University of Michigan

Interviewed by
David Zierler
Interview date
Location
Video conference
Abstract

Interview with Thomas Witten, Homer J. Livingston Professor, Emeritus, in the Department of Physics, James Franck Institute. Witten recounts his childhood in Maryland, Utah, and then Colorado, as his father, a medical doctor moved jobs, and he describes his undergraduate experience at Reed College and where majored in physics and where he benefited from excellent attention from the professors. He discusses his graduate work at UC San Diego, where he was advised by Shang Ma working on two-dimensional charged Bose gas research, and he describes his postdoctoral research at Princeton to work with John Hopfield. Witten conveys the exotic nature of Ken Wilson’s ideas on renormalization during that time, and he explains the origins of soft matter physics as a distinct field and his work at Saclay before joining the faculty at the University of Michigan. He describes his subsequent research on pushing concepts of renormalization into polymers and related work on the Kondo effect. Witten explains his decision to join the research lab at Exxon, and he conveys Exxon’s emulation of Bell Labs as a place where he could pursue basic science within an industrial research lab, and where he could continue his work on polymers. He describes the downsizing of the lab and his decision to join the faculty at the University of Chicago, and his discusses his developing interests in buckyballs and capillary flow. Witten describes his affiliation with the James Franck Institute and its rich history, and he explains his current interests in granular materials, thin sheets, and colloidal rotation. At the end of the interview, Witten emphasizes the technological impact of fast video on soft matter physics and his interest in the physics of crumpling objects.

Interviewed by
David Zierler
Interview date
Location
Video conference
Abstract

In this interview, David Zierler, Oral Historian for AIP, interviews Gordon Kane, Victor Weisskopf Distinguished Professor of Physics at the University of Michigan. He explains why came to hold a chair in Weisskopf’s honor and he describes his affiliation with the Leinweber Center for Theoretical Physics. Kane recounts his childhood in Minnesota and the opportunities that led to his enrollment in physics at MIT and his graduate work at Illinois to work with J.D. Jackson. He explains that the major topic in particle theory during his graduate work was understanding nucleon scattering and the significance of Geoff Chew’s bootstrap mechanism. Kane talks about his contribution to the discovery of the omega minus at Brookhaven and his research at the Rutherford Lab. He explains his decision to join the faculty at Michigan and his interest in group theory because of the advances made by Murray Gell-Mann. Kane describes the early work in the search for physics beyond the Standard Model, and he explains the value of string theory at the Planck scale. He discusses the possible new physics that would have been discovered at the SSC and why compactified M theory offers a plausible path to moving beyond the Standard Model. Kane explains why string theory is testable and why string theory predicts axions, he offers some possible candidates for dark matter and what compactified M theory offers cosmic inflation. At the end of the interview, Kane discusses his current interests in quark masses and charge leptons, he explains some of the advantages inherent in teaching at a large public university, and he describes why communicating science to popular audiences has always been important to him.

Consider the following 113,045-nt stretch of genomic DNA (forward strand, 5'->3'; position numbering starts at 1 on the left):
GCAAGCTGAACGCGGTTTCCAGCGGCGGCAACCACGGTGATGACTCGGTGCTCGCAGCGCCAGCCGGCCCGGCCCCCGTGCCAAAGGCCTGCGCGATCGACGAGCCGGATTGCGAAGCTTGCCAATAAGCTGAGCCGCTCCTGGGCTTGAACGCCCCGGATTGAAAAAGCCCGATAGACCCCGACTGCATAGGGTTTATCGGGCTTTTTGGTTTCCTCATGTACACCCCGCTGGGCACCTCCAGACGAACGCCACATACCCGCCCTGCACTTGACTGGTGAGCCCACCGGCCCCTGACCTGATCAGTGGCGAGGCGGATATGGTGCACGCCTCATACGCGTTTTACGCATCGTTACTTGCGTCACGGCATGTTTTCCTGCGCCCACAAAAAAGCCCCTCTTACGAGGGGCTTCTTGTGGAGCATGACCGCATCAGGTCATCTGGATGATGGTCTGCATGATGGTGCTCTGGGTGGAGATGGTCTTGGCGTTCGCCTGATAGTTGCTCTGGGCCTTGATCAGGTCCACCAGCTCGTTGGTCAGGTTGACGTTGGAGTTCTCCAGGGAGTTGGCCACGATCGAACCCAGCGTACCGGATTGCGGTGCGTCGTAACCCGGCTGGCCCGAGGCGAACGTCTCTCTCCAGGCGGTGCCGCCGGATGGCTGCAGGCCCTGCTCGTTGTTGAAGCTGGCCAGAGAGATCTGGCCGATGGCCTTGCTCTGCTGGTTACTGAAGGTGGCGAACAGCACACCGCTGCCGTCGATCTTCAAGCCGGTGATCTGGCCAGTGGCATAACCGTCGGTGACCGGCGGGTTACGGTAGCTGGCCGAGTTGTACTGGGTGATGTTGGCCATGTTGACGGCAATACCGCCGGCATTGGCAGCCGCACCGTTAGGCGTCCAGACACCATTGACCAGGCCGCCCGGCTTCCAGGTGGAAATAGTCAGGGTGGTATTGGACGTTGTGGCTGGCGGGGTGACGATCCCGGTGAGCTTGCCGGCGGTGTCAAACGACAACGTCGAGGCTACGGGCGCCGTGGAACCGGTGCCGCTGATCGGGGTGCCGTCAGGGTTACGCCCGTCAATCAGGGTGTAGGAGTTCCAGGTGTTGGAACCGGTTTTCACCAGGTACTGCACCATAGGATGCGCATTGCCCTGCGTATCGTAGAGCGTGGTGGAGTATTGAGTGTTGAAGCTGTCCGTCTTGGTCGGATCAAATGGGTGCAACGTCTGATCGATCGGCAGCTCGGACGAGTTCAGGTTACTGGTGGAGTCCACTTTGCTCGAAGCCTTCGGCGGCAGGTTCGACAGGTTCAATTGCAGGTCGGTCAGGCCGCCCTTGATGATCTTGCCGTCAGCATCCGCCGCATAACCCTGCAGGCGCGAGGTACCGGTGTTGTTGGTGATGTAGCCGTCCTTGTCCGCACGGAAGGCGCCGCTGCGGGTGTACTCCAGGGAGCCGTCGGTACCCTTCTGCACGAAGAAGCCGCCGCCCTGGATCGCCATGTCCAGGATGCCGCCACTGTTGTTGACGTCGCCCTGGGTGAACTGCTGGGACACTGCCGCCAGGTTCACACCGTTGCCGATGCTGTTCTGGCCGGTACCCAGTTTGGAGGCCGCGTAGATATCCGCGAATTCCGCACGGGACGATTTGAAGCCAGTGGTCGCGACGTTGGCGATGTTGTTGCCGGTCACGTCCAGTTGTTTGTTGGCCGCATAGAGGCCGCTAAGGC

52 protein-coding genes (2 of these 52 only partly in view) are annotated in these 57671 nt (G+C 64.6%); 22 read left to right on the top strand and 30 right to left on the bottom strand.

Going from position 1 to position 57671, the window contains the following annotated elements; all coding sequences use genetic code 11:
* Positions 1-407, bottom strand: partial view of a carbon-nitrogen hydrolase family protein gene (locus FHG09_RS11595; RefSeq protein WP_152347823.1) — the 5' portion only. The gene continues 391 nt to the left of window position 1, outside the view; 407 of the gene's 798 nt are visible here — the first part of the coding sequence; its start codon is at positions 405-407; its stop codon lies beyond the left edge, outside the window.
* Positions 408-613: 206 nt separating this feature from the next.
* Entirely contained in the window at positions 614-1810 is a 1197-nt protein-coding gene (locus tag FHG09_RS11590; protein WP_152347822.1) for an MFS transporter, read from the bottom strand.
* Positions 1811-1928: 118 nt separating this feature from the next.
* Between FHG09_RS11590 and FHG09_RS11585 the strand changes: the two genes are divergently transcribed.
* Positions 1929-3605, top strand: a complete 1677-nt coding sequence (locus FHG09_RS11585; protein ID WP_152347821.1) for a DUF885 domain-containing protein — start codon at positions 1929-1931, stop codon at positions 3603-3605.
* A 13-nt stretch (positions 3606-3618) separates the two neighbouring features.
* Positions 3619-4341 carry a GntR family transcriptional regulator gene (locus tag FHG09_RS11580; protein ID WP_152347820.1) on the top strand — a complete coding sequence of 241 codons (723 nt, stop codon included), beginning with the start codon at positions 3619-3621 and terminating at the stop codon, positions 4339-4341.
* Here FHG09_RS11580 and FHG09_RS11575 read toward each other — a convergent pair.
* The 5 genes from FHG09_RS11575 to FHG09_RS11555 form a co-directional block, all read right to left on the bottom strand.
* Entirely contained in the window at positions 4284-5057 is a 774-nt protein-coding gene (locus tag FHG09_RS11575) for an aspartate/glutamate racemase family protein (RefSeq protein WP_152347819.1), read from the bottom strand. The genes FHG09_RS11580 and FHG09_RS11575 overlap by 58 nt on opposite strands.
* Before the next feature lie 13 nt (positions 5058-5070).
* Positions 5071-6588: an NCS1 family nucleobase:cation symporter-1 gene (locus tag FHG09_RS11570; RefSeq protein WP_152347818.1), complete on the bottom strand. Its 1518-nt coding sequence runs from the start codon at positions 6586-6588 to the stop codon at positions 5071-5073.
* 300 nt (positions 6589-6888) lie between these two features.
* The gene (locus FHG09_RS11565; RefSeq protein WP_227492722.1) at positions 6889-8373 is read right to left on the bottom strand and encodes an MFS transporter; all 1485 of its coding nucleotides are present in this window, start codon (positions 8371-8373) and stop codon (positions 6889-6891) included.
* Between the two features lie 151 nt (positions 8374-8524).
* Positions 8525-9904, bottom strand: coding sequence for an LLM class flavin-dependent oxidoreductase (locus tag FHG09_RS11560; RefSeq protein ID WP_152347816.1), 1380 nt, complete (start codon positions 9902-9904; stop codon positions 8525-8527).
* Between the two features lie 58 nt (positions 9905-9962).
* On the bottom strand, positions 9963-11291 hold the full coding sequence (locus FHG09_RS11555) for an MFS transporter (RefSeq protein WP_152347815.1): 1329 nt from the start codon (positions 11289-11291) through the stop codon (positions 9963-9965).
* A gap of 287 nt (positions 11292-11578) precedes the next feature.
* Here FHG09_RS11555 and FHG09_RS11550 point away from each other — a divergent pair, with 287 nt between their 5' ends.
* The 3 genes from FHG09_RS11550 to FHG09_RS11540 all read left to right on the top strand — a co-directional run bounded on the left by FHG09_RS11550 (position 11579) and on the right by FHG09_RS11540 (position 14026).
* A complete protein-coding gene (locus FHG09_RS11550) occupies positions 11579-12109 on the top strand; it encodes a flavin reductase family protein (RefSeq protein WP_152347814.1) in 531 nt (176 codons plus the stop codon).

Interviewed by
David Zierler
Location
Video conference
Abstract

The interviewee has not given permission for this interview to be shared at this time. Transcripts will be updated as they become available to the public. For any questions about this policy, please contact .

Interviewed by
David Zierler
Location
Video conference
Abstract

The interviewee has not given permission for this interview to be shared at this time. Transcripts will be updated as they become available to the public. For any questions about this policy, please contact .

Interviewed by
Jennifer Lentz
Interview date
Location
Indiana University, Bloomington, Indiana
Abstract

Interview with Diane Kewley-Port, Professor Emeritus at Indiana University in the Speech and Hearing Department. Kewley-Port recounts her involvement in the Acoustical Society of America over the years, including serving as Chair of the Speech Technical Committee, member of the Executive Council, and Vice President. She describes her childhood in Cleveland and her early interest in science and engineering. Kewley-Port then discusses her undergrad and graduate years at University of Michigan, as well as the year she spent working in Denmark for a Danish computer company. She also talks about her time as a research assistant in the Neurocommunications Lab at Johns Hopkins, as well as at Haskins Laboratories, before pursuing her PhD at City University of New York. Kewley-Port reflects on how important ASA has been throughout her career, especially the mentorship and support she has received. 

Interviewed by
David Zierler
Interview date
Location
Video conference
Abstract

In this interview, Fred Goldberg discusses: impact of COVID-19 pandemic on physics education and teaching tools; Jewish heritage, religious, and cultural practices; undergraduate and graduate experience with Bill Williams at University of Michigan; time at West Virginia University; work with Charles Wales; sabbatical with Lillian McDermott at the University of Washington and the beginnings of physics education research (PER); first PER gathering at an American Association of Physics Teachers (AAPT) meeting; first successful NSF PER proposal; move to San Diego State University to be at the Center for Research on Math and Science Education (CRMSE); Arnold Arons and Alfred Bork’s computer software programs; experiences on the cutting edge of using computers to enhance physics learning; shift from focusing on individual learning to how student groups learn; NSF’s ongoing support for his work; the Constructing Physics Understanding (CPU) project; Physics and Everyday Thinking curriculum development; Next Generation Science Standards curriculum alignment; development of a faculty online learning community (FOLC) and the shift toward studying faculty change and support; role of AAPT; decline of general population’s ability to engage in evidence-based reasoning; and how his work helps teachers develop an informed citizenry. Toward the end of the interview, Goldberg reflects on the difficulties of trying to change the way faculty thinks about teaching and how his own ideas and interests have evolved over the years. He emphasizes the importance of issues of equity and inclusion in science education going forward.